You should be aware that Razor is compiling .NET code, it can and will create security breeches in your application if you allow users to change the templates, you can alleviate some of these security issues by segregating your code and giving the razor section access only to the parts it needs, think this through.

The project contains a few important parts.
1. It should have its own TemplatesController, its just an empty controller for the engine to run against.
2. Templates views directory, this is where we're storing the templates for the engine to execute.
3. Templates.cs is where some of the magic happens.
4. For the sake of the demo, I've added a custom WebViewPage called RazorBaseWebViewPage and a SimpleModel.


Templates.cs contains the following:
1. Execute - executes a view against a controller, with ViewData and Model.


/// <summary>
/// Generates a controller and context, hands them off to be rendered by the view engine and 
/// returns the result string
/// </summary>
/// <param name="viewName">Template Name</param>
/// <param name="model">Model for the view</param>
/// <param name="viewData">ViewData</param>
/// <returns>rendered string</returns>
private static string Execute(string viewName, ViewDataDictionary viewData, object model)
{
    var controller = new TemplatesController();
    controller.ControllerContext = new ControllerContext();
    controller.ControllerContext.HttpContext = new HttpContextWrapper(HttpContext.Current);
    controller.RouteData.DataTokens.Add("controller", "Templates");
    controller.RouteData.Values.Add("controller", "Templates");
    controller.ViewData = viewData;
    return RenderView(controller, viewName, model);
}


2. GetViewName - gets or writes a new template to the templates directory, it uses a hash of the template for the first part of the filename. Same trick as a hash table.


/// <summary>
/// Retrieves the view name by template and model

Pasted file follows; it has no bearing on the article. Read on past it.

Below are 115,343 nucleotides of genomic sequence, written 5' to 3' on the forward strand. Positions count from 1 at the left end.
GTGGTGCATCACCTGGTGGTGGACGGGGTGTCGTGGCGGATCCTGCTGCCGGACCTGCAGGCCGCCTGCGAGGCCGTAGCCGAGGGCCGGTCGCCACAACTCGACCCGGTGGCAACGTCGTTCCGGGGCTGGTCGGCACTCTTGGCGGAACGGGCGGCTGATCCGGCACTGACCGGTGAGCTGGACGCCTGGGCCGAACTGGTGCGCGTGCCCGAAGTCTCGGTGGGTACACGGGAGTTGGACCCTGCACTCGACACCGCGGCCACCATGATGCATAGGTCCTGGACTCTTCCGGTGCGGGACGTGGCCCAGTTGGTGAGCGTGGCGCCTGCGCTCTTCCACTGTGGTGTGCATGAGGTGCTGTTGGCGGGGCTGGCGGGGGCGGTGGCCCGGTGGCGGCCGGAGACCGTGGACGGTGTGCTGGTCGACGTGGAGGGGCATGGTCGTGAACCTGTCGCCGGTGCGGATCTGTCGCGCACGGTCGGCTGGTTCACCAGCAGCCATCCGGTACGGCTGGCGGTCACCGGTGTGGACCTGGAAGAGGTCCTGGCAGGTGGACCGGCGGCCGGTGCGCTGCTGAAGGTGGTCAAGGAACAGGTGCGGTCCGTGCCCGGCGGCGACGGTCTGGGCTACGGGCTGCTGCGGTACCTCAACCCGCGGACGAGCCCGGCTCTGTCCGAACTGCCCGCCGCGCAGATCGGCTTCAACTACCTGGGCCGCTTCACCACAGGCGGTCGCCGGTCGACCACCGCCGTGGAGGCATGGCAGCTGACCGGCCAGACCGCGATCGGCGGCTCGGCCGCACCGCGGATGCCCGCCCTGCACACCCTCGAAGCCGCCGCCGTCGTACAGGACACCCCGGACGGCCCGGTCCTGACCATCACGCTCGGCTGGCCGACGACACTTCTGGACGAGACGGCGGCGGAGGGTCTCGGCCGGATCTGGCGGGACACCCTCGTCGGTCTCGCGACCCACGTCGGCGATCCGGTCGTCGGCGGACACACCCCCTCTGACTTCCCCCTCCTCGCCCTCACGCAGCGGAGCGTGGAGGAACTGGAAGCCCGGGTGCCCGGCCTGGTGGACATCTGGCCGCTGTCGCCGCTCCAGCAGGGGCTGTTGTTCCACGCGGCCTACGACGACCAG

/// </summary>
private static string GetViewName(string template,Type modelType)
{
    //gets the razor template from a text template
    var razortemplate = GetViewContentFromTemplate(template, modelType);

    //gets the hash string from the razor template
    string hashstring = BitConverter.ToString(BitConverter.GetBytes(razortemplate.GetHashCode()));

    //check if view exists in folder
    var files = Directory.GetFiles(ViewDirectory, hashstring + "*.cshtml");
    foreach (var file in files)
    {
        if (File.ReadAllText(file, Encoding.UTF8) == razortemplate)
            return Path.GetFileNameWithoutExtension(file);
    }

    //if not, add it
    string filename = Path.Combine(ViewDirectory, hashstring + "_" + Guid.NewGuid().ToString() + ".cshtml");
    File.WriteAllText(filename, razortemplate,Encoding.UTF8);

    return Path.GetFileNameWithoutExtension(filename);
}


3. RenderView - calls the razor engine's Render. executed from Execute. (Origin)


/// <summary>
/// Renders a PartialView to String
/// </summary>
private static string RenderView(Controller controller, string viewName, object model)
{
    //origin http://craftycodeblog.com/2010/05/15/asp-net-mvc-render-partial-view-to-string/
    if (string.IsNullOrEmpty(viewName))
    {
        return string.Empty;
    }

    controller.ViewData.Model = model;
    try
    {
        StringBuilder sb = new StringBuilder();